[Newbies] Feedback: Using Output as the Next Input

Dan Norton dnorton at mindspring.com
Sat May 2 19:33:57 UTC 2015

Writing and reading files can be done easily. For Cuis, I summarized the protocol in World > 
Help... > Terse Guide to Cuis > File Streams. If a file is used for the output, then it will have to 
be parsed in some way in the future. By compiling it into a class method which answers a 
Dictionary accessed by the drawing methods, no further parsing is needed.

A GUI might be appropriate for a user who does not like computers, but a definite 
requirement IMO is to not have the IDE obvious.

I'd like to use this discussion  to provoke comment on app delivery in Squeak and Cuis. If you 
google 'Future of Smalltalk' you'll find a concise statement of the problem: "One of the big 
problems ... which prevents the take-up of any "workspace" based language 
(Smalltalk, APL, Forth etc.) is that it's really hard to work out what it is that is 
delivered to the customer." - Frank Carver http://www.efsol.com/FrankCarver.html.

On 2 May 2015 at 9:26, Ralph Johnson wrote:

> Writing to a file is very similar to writing to the transcript. 
> You need to open a writestream on the 
> file, then you write to it.   
> If I were writing the data out, I'd probably try to write it out as
> a CSV (comma separated values) so 
> that I could read it into a spreadsheet.
> If you want to make it easy for people who don't like computers,
> perhaps you should make a GUI 
> for it.  The GUI might list all the drawings in the top pane. 
> When you select a drawing, you get to 
> see its contents in the bottom pane.
> I assume that when you run drawn2012 it returns some kind of data
> structure that gives you the 
> drawing for 2012?
> My son had something like this.  He had his program send each
> person email, telling them who 
> they drew.  If you wanted to do this, you could focus on how to
> send email instead of on how to 
> make a GUI.
> I'm not sure what your motivation is here.  Is your main aim to
> learn a little Smalltalk?  To make a 
> useful tool for yourself?  To make a useful tool for someone
> else?  These are all worthy goals.  My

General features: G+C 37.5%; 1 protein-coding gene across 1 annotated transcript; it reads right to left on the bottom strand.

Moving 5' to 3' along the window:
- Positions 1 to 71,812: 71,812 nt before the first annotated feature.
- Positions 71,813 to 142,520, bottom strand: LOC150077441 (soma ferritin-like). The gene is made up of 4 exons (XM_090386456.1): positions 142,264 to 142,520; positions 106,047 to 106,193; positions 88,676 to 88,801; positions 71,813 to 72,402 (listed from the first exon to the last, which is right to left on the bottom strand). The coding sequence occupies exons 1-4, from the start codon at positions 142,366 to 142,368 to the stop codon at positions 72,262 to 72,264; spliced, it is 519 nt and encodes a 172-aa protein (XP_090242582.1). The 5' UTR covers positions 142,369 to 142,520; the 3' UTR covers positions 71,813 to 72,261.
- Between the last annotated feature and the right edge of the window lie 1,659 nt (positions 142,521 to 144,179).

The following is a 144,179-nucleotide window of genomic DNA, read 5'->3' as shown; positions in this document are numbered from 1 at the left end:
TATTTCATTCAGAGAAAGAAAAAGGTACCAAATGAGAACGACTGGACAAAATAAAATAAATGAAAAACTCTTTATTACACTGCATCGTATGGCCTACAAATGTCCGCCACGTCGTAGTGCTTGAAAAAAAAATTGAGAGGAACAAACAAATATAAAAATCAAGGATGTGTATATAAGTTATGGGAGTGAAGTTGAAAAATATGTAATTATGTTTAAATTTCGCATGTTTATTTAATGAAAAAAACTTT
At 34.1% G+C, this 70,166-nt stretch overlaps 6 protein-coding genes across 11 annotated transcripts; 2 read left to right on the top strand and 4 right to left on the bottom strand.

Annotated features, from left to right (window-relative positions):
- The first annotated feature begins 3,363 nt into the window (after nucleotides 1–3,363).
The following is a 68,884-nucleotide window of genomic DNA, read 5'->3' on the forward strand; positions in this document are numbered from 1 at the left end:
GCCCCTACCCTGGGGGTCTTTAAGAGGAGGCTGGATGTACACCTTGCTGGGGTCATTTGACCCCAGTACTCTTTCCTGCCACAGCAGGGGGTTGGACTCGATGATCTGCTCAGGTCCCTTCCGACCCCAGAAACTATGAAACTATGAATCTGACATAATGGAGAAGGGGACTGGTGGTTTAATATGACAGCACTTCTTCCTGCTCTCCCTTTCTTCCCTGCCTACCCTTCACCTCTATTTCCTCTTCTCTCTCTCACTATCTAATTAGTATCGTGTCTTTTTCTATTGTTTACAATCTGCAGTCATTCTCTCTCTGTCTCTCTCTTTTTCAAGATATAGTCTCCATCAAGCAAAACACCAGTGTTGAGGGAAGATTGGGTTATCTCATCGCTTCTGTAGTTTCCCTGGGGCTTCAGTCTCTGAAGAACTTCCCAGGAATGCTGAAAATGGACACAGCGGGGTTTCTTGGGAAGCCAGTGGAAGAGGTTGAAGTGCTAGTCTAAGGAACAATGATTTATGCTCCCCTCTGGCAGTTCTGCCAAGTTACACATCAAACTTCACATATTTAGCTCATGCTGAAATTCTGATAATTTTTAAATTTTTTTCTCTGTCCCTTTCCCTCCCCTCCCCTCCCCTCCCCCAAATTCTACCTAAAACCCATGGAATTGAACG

> advice would depend on your goal.  And of course, goals change. 
> You might have started out just 
> wanting to learn Smalltalk but now you just want to make a tool that
> someone else can use so you 
> don't have to be in charge any more.
> On Sat, May 2, 2015 at 8:07 AM, Dan Norton <dnorton at mindspring.com>
> wrote:
>     Dumb questions can have uses after all. Thank you Hannes and
> Ralph for your thoughtful
>     responses. You must have been digging into the archives - my
> original post was nearly a
>     year ago.
>     Perhaps it is time to say what I chose to do. Design of Secret
> Santa was driven by:
>        1. A desire for simplicity
>        2. Relatively infrequent use (annual)
>     Input is a text file listing the names of participants. A pair
> of names on the same line 
>     denotes
>     a couple. Output consists of the result of drawing names,
> compiled as a class method.
>     Method names are serialized: drawn2012, drawn2013, ...
>     The Transcript shows the latest drawing, as a Dictionary, which
> is compiled. Below that in 
>     the
>     Transcript are the statistics (iterations, rule violations). The
> image must be saved.
>     I would appreciate any thoughts on application delivery. The
> above is a very crude, if not
>     non-existent, way to deliver an app. Use of external files for
> output would improve things a
>     little. Isn't it possible to do better than this for a Smalltalk
> app? What if the user is not a fan 
>     of
>     computers?
>      - Dan
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>     Beginners mailing list
>     Beginners at lists.squeakfoundation.org
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